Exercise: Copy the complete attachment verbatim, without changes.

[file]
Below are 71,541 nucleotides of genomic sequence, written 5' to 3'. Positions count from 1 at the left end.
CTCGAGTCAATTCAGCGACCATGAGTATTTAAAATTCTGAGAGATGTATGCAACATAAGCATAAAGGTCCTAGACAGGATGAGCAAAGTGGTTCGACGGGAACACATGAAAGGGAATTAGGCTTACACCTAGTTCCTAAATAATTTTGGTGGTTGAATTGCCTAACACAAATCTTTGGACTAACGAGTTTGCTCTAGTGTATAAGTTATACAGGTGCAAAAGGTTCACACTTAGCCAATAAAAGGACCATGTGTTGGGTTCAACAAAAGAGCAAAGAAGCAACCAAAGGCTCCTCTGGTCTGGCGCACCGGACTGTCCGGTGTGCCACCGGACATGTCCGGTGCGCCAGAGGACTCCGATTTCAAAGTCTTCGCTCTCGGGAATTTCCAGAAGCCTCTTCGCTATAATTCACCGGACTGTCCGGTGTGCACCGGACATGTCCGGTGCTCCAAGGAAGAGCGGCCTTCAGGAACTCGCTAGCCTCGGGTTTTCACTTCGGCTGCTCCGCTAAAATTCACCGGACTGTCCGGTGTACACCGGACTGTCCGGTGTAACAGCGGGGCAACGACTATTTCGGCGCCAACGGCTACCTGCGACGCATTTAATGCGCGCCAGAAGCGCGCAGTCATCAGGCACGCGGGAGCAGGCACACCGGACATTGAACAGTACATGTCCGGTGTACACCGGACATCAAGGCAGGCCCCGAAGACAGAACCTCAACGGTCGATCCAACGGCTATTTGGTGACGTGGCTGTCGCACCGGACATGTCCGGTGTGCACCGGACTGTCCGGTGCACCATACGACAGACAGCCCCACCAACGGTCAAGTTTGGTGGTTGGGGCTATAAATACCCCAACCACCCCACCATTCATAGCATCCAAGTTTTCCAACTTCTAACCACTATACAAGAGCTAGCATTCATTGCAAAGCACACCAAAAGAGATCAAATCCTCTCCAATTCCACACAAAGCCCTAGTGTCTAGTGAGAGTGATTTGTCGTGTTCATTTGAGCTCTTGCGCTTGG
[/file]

Below are 71,541 nucleotides of genomic sequence, written 5' to 3'. Positions count from 1 at the left end.
CTCGAGTCAATTCAGCGACCATGAGTATTTAAAATTCTGAGAGATGTATGCAACATAAGCATAAAGGTCCTAGACAGGATGAGCAAAGTGGTTCGACGGGAACACATGAAAGGGAATTAGGCTTACACCTAGTTCCTAAATAATTTTGGTGGTTGAATTGCCTAACACAAATCTTTGGACTAACGAGTTTGCTCTAGTGTATAAGTTATACAGGTGCAAAAGGTTCACACTTAGCCAATAAAAGGACCATGTGTTGGGTTCAACAAAAGAGCAAAGAAGCAACCAAAGGCTCCTCTGGTCTGGCGCACCGGACTGTCCGGTGTGCCACCGGACATGTCCGGTGCGCCAGAGGACTCCGATTTCAAAGTCTTCGCTCTCGGGAATTTCCAGAAGCCTCTTCGCTATAATTCACCGGACTGTCCGGTGTGCACCGGACATGTCCGGTGCTCCAAGGAAGAGCGGCCTTCAGGAACTCGCTAGCCTCGGGTTTTCACTTCGGCTGCTCCGCTAAAATTCACCGGACTGTCCGGTGTACACCGGACTGTCCGGTGTAACAGCGGGGCAACGACTATTTCGGCGCCAACGGCTACCTGCGACGCATTTAATGCGCGCCAGAAGCGCGCAGTCATCAGGCACGCGGGAGCAGGCACACCGGACATTGAACAGTACATGTCCGGTGTACACCGGACATCAAGGCAGGCCCCGAAGACAGAACCTCAACGGTCGATCCAACGGCTATTTGGTGACGTGGCTGTCGCACCGGACATGTCCGGTGTGCACCGGACTGTCCGGTGCACCATACGACAGACAGCCCCACCAACGGTCAAGTTTGGTGGTTGGGGCTATAAATACCCCAACCACCCCACCATTCATAGCATCCAAGTTTTCCAACTTCTAACCACTATACAAGAGCTAGCATTCATTGCAAAGCACACCAAAAGAGATCAAATCCTCTCCAATTCCACACAAAGCCCTAGTGTCTAGTGAGAGTGATTTGTCGTGTTCATTTGAGCTCTTGCGCTTGG